Utah schools are doing better than average in many key areas, according to the National Education Goals Panel.
The panel, on which Gov. Mike Leavitt served until recently, issued a report card this week designed to help measure progress by the states and nation toward the nation's educational goals.It suggested Utah's children start school healthier, have fewer problems with drugs and alcohol, feel safer and have higher levels of achievement than the national average.
David E. Nelson, director of evaluation and assessment, Utah Office of Education, said the report "is very useful and does a particularly good job of documenting overall national status in many areas" but is an incomplete measure of what is happening in the Beehive State.
"In particular, there is very sparse information pertaining to the academic performance of individual states," he said. In a report to State Superintendent Scott W. Bean, Nelson noted that all of the states are doing "less than the levels advocated by the National Education Goals Panel in both mathematics and reading."
The national report said 27 percent of Utah eighth-graders scored at the "proficient" or "advanced" level in mathematics - which was higher than the national average of 25 percent.
However, it was behind the three highest-achieving nations in the world. Taiwan had 41 percent of its eighth-graders score at those levels, Korea had 37 percent and Switzerland 33 percent.
"We need to put an end to giving a watered-down curriculum to some students just because we don't think they will rise to the challenge," said U.S. Education Secretary Richard Riley as the report was issued. He also challenged parents to become more involved with schools to improve their performance.
Examples of data in the report include:
- Utah has reduced the number of infants born with two or more health and development risks from 13 percent in 1990 to 12 percent. The national average is 13 percent.
- Eighty-seven percent of 19- and 20-year-olds in Utah have a high school diploma, which is just above the national average of 86 percent.
- Twenty-six percent of Utah fourth-graders meet the goal panel's reading performance standards, but that is higher than the national average of 25 percent.
- Nineteen percent of Utah 10th-graders report that someone offered, sold or gave them an illegal drug on school property in the past year, which is lower than the national average of 20 percent.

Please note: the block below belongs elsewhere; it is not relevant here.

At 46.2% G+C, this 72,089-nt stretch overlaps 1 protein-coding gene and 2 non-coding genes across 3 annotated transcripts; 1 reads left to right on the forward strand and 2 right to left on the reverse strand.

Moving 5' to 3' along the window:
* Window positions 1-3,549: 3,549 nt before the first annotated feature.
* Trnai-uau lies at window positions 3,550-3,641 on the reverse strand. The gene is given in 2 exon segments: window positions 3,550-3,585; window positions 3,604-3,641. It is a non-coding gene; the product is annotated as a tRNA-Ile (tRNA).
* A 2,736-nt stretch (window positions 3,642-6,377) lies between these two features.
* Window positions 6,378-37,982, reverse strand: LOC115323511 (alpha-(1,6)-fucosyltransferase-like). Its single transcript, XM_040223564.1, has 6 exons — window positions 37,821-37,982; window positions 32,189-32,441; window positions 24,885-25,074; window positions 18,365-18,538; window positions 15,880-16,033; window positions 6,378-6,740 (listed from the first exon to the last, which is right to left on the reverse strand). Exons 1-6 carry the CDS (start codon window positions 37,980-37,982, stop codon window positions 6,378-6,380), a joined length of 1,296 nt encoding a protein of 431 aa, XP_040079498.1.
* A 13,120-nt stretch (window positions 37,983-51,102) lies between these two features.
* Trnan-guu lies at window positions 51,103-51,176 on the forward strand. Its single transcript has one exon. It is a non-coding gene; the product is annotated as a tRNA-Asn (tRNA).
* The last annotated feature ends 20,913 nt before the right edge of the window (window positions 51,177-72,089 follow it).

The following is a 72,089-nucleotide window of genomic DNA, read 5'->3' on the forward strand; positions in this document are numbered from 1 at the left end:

- Seven percent of Utah high school students reported using marijuana at least once in the previous 30 days in a 1993 study, about the same as the 8 percent who reported doing so in 1990. No comparable national figures were available.
- Seventeen percent reported having five or more drinks of alcohol in a row during the month before a 1993 study, which was about the same as the 19 percent who reported doing so in 1990.
- Only 8 percent of Utah high school students reported being threatened or injured with a gun, knife or other weapon - much lower than the 35 percent average nationwide who report such problems.
The report also said the number of Utah high school students passing Advanced Placement tests for college credit is increasing.
For example, of every 1,000 11th- and 12th-graders, 38 passed the English AP exam in 1994 - up from 33 in 1991. Another 29 passed a science AP exam, up from 22 in 1991. And 27 passed a mathematics AP exam, up from 23 in 1991.
The panel also made available a tool kit - a series of guide books and step-by-step instructions - to help communities promote goals. Information and orders are available by calling 1-800-98-GOALS.
Utah school fare
Utah students perform well in major assessment programs and are progressing toward the national goals for education:
ASSESSMENT PROGRAM UTAH PERFORMANCE
American College Testing (ACT) Utah scores have improved substantially while national scores are unchanged.
Stanford Achievement Test (SAT) Math, science scores are particularly stron g. English/language scores need improvement.
National Assessment Program 1992 results showed Utah higher than nation al scores. Reading and math scores among to p 10 of the 50 states.
Advanced Placement (AP) From 1982 to 1993 dramatic improvement while national performance declined. First in nation in rate of participation.
Education attainment, based From 1980 to 1990, substantially improved on U.S. Census. graduation rates, post-secondary training
Course-taking patterns Percentages of students taking advanced of high school seniors.
courses substantially improved 1984-1993.
Source: Utah State Office of Education.